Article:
For us, it was the best, living on a farm. My parents were high school sweethearts, who started the farm when they were 18 years old. They had all three of us, my two sisters and me, by the time they were 24 years old. It was a family affair out there. We had cattle, pigs, corn, soybeans and wheat; we farmed about 2,000 acres. There was always work to do. What I did on the farm as an 8-year-old boy truly mattered to how we functioned as a family. Could we put food on the table? Could we continue to farm? Could we feed the animals? There was a sense of responsibility within me from the beginning. It’s different with my kids now. If they don’t wash the dishes or mow the lawn, we can still function.
My family learned a lot about each other day in and day out on the farm. It was especially interesting watching my parents interact, a married couple who worked together. They would get emotional and get into arguments, but at the end of the day, they loved each other. The minute their heads hit the pillow, they were a happily married couple rather than disagreeing co-workers.
Throughout the day, we would walk rows of beans, cut and pull weeds, spray beans, then have lunch in the field, all as a family. You usually think about the stereotypical Mom preparing lunch and driving it out to the field for everyone. That was not the case at my house. My mom ran the farm just as much as my dad. She still runs the farm, now completely on her own after my dad passed.
My grandmother was the one who would occasionally bring out lunch and spread it out on the truck. All of my extended family lived nearby. It was great spending time with my uncles, grandfather, cousins. That sense of community and family, accomplishing a goal and then moving on to the next.
I think the population of our small town in South Dakota was roughly 400 people. My graduating class was 26 kids. The only sport you could play at five or six years old was baseball. So, that’s what I would play in the summer, nothing during the school year though. In order to get to practice, I had to bike about six miles there on gravel roads. I would usually pick up my cousin, Levi, on the way, since he was only two miles out of town. My parents couldn’t take me, because they were working. They didn’t even have time to stop and go to Sunday services. They would drop my sisters and me off at church, so we could attend. I remember my dad saying, “Pray for me.” There was always something to be done.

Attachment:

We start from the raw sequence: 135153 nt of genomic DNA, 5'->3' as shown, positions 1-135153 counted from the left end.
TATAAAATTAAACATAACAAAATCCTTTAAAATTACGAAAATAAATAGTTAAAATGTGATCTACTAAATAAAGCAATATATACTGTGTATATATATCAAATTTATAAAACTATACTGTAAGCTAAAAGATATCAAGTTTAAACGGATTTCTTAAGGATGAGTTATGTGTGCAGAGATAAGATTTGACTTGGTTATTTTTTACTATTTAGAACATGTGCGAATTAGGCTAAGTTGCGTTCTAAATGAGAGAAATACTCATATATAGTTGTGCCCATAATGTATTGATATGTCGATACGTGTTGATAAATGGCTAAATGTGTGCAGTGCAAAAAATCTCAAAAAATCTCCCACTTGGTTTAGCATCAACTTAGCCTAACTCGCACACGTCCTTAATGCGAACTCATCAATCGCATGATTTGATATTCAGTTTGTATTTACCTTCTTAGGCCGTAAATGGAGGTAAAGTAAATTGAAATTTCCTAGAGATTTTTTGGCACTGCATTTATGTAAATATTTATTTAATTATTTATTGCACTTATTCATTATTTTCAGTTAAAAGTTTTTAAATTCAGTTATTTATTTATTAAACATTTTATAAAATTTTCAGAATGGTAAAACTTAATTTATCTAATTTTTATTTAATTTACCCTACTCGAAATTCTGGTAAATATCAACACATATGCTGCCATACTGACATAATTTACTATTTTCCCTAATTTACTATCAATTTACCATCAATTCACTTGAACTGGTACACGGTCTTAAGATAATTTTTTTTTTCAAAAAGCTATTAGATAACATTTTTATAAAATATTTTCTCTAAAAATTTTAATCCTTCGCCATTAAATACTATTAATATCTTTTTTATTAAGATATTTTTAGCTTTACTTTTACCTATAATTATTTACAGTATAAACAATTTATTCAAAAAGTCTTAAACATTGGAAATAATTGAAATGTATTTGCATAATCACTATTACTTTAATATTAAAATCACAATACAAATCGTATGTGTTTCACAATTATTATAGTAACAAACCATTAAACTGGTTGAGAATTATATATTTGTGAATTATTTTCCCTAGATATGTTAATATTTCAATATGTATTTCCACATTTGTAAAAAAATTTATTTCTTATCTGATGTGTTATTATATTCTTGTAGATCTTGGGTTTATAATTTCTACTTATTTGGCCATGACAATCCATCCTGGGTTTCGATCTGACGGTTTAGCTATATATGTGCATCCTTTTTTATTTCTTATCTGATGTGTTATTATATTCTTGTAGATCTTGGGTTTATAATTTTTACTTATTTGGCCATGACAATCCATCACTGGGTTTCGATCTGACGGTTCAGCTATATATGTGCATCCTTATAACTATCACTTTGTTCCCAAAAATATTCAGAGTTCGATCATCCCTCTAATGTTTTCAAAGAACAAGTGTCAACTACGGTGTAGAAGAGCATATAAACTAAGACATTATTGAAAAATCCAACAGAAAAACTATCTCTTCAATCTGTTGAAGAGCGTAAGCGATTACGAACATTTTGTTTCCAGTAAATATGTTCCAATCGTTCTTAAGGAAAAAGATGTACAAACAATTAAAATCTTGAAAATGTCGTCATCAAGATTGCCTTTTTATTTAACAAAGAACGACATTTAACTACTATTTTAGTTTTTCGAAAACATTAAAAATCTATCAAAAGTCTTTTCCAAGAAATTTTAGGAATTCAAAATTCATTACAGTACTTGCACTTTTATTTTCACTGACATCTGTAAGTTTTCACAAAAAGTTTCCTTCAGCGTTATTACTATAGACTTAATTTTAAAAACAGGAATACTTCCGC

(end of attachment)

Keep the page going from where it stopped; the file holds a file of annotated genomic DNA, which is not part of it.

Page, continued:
As I got older, I played baseball, basketball, football and ran track. I played these all the way through high school. That’s when practices were after school, and my sister could drive us, as they played sports, too. We would leave practice, get home, walk in the door, put down our bags and head outside to finish chores. It was not an option to go home, put your bag down and put your feet up. We wouldn’t eat supper until 9:30-10 p.m., after everything outside was wrapped up. Then, it was bedtime and on to the next day. This was just normal. It was what everyone did.
The next morning, I would usually pop up around 6 a.m. and start loading pigs before I left for school. We had to fill those trailers with about 180 pigs, at 280 pounds each. After working in the confinement barn before school, the smell of ammonia not only stuck on my clothes, but it would seep into my skin. The ongoing joke was that I would take a tube of toothpaste into the shower with me. It helped to take some of the ammonia smell out, especially on the areas that were used more often when loading, like my hands. I’m sure there is a better solution now, but back then, that’s what we used.
As sports became more and more important, and more and more a part of my life, there wasn’t a moment that went by on the farm, doing chores, that I didn’t have a football in my hand or would play basketball on my 20-minute break. My “workouts” consisted of sprinting to grab a tool my dad needed or running through the fields. I didn’t lift weights or “train.” I was out on the farm, and that was the only option available to me. I had such a want to be in sports all the time, that I made it work.
I actually wanted to be a basketball player. In high school, I started getting offers for basketball, but nothing Division 1, which was my goal. I was getting a little interest for football, but it wasn’t until our team won a second State title my senior year that the future looked clear. I went to a Nike football camp in Colorado that year as well, something I had never done before, and did well there. And, then a scholarship offer came in from the University of Iowa. That was it. The offer came through mid-way into my senior year, basketball took a back seat, and my career in football began.
What I learned as an athlete:
At the father/son football banquet my senior year of high school, my dad, a man of few words, said to me, “Never forget where you came from. Never forget what made you who you are. Never forget the fabric we are from; South Dakota where we are all farmers.” And, you know what, I never did. Growing up where I did, gave me an amazing work ethic. I don’t think I could navigate my life, including my career in sports, without a childhood on the farm.
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